A Question of Priorities

Let's treat the hangnail, but ignore the cancer?

Knox County Mayor Mike Ragsdale has been censured by the County Commission. His office has been the subject of repeated audits finding instances of financial impropriety. The TBI has raided the City County Building confiscating computers. Possible criminal violations in the recent hospitality audit have been referred to a special prosecutor. Ragsdale's personal life is a public joke.

Ragsdale has demonstrated he has no shame, no remorse, and no inclination to do the right thing. We can forget about him quietly moving on and relieving the populace of the soap opera that is his administration.

The question now is where we find the community leadership to step up and do something about the situation. Where is the local equivalent to Sen. Barry Goldwater who, at the height of Watergate, went to President Richard Nixon and told him he had to go?

The business community, Ragsdale's initial base of support when he ran for office, is embarrassed and busily surveying the field to find someone to replace him in the next election. They are sitting idly by, however, and refusing to step up and do anything about the public spectacle that is turning Knoxville into an East Tennessee version of Memphis.

At what point does the city's only daily newspaper run an editorial calling for Ragsdale to get the hell out of Dodge? Why is it left to Chuck Bowers and his friends from Powell to go down and call for an ouster suit and set a legal process in motion?

The establishment in Knoxville is geared up to get petitions signed for charter amendments to punish County Commission and the constitutional officers and grant the county mayor more political power and patronage than exists in any other county in Tennessee. If they were true leaders of this community, they would be stepping up to call for Ragsdale's removal and an end to the local nightmare. Focusing on the problem of some commissioner having a relative on the county payroll instead of paying attention to the financial improprieties in the mayor's office is to miss the point.

It is typical Knoxville: screwed-up priorities.

Where are the candidates who are asking to be elected in August? Have any of them stepped up to openly criticize this mayor, point an accusing finger, and call for his removal? No.

I understand that calling for the removal of a county mayor is serious business. But what, pray tell, would Ragsdale have to do to move these people to action? Would he have to be caught standing over a dead body on Gay Street with a smoking gun?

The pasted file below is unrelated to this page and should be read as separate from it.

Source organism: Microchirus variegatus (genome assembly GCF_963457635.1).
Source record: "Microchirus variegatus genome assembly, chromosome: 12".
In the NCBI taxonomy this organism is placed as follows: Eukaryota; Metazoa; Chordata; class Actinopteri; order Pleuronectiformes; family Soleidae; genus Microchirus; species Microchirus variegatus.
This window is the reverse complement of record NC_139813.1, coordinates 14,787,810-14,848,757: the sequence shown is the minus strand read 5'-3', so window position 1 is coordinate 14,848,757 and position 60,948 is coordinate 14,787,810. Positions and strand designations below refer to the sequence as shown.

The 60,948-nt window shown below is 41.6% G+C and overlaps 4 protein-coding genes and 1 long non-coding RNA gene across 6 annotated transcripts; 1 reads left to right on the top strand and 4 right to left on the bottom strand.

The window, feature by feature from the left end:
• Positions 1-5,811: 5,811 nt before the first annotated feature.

There has been a great deal of criticism of District Attorney General Randy Nichols over the preceding months. Nichols has at least named a special prosecutor; he has referred the results of the audits for investigation. He is empanelling experts to examine whether charter violations have occurred that warrant an ouster suit. Some County Commissioners have been raising questions for well over a year.

But where are the community leaders? Where are the people who allegedly run this town and normally shoulder the responsibilities and reap the rewards of civic leadership? Where is the resolution from the Knox Area Chamber Partnership calling for Ragsdale to resign? Where are the good government types so active in the last election?

I have long supported County Commission putting the proposed charter amendments on the ballot. I think it would be a good idea to eliminate nepotism in county government. I think it would be a good idea to have a strong ethics policy requiring recusal for conflict of interest. I support Commissioner Elaine Davis' efforts to establish civil service in county government. There are any number of good things that might be accomplished with charter amendments.

It would strengthen the case for county government reform via the charter if there were a simultaneous call for changes in the mayor's office. A new non-partisan caretaker running the executive branch would shift the focus onto real reform and remove the charge of a one-sided political agenda.

But to focus exclusively on these charter changes now? It's like treating a hangnail and ignoring cancer. m